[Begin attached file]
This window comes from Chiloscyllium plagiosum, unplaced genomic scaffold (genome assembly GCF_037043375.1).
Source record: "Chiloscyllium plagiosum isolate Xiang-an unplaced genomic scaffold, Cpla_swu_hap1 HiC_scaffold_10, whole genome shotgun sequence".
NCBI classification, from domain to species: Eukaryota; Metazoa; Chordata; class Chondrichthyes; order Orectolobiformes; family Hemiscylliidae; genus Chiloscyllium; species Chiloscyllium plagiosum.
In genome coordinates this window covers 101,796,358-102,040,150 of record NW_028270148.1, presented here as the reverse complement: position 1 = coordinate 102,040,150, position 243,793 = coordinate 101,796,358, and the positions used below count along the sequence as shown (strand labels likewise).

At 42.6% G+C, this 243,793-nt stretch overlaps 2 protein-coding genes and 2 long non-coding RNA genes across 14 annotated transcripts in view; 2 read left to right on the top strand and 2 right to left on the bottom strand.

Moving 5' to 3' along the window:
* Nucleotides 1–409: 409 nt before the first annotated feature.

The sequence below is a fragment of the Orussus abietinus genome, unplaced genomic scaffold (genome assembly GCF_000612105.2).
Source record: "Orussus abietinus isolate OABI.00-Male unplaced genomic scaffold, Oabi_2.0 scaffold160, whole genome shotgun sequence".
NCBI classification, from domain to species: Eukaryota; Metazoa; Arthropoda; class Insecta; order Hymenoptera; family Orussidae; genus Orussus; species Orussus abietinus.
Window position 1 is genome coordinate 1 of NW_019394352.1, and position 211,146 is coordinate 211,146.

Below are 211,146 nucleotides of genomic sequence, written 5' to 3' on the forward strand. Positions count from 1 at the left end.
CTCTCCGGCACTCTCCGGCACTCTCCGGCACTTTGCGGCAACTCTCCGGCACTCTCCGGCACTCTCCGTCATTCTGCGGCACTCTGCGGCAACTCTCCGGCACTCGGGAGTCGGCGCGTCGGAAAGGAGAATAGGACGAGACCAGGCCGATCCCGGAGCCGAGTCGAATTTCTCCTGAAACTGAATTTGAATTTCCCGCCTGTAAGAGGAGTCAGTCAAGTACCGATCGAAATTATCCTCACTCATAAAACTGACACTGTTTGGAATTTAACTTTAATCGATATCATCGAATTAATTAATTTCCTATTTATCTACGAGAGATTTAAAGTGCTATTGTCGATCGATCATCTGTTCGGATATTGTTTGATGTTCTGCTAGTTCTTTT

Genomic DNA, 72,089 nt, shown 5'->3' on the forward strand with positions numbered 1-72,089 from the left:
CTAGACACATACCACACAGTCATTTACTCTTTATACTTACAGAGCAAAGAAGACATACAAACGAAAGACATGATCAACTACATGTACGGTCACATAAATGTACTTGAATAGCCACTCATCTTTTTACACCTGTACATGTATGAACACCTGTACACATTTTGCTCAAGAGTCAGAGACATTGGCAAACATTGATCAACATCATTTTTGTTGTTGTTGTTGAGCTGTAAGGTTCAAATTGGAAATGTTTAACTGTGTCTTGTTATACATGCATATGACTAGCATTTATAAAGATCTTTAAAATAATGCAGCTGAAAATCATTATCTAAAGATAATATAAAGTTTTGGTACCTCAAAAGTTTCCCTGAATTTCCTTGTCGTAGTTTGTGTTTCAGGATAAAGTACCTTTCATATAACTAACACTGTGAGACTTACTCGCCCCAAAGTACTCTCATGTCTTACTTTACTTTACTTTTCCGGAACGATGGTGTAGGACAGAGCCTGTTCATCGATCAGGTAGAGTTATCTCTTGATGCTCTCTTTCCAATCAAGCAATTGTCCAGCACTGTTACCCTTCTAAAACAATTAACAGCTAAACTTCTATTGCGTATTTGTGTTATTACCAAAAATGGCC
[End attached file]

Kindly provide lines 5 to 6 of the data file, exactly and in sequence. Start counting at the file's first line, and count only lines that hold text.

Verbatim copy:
At 42.6% G+C, this 243,793-nt stretch overlaps 2 protein-coding genes and 2 long non-coding RNA genes across 14 annotated transcripts in view; 2 read left to right on the top strand and 2 right to left on the bottom strand.

Moving 5' to 3' along the window: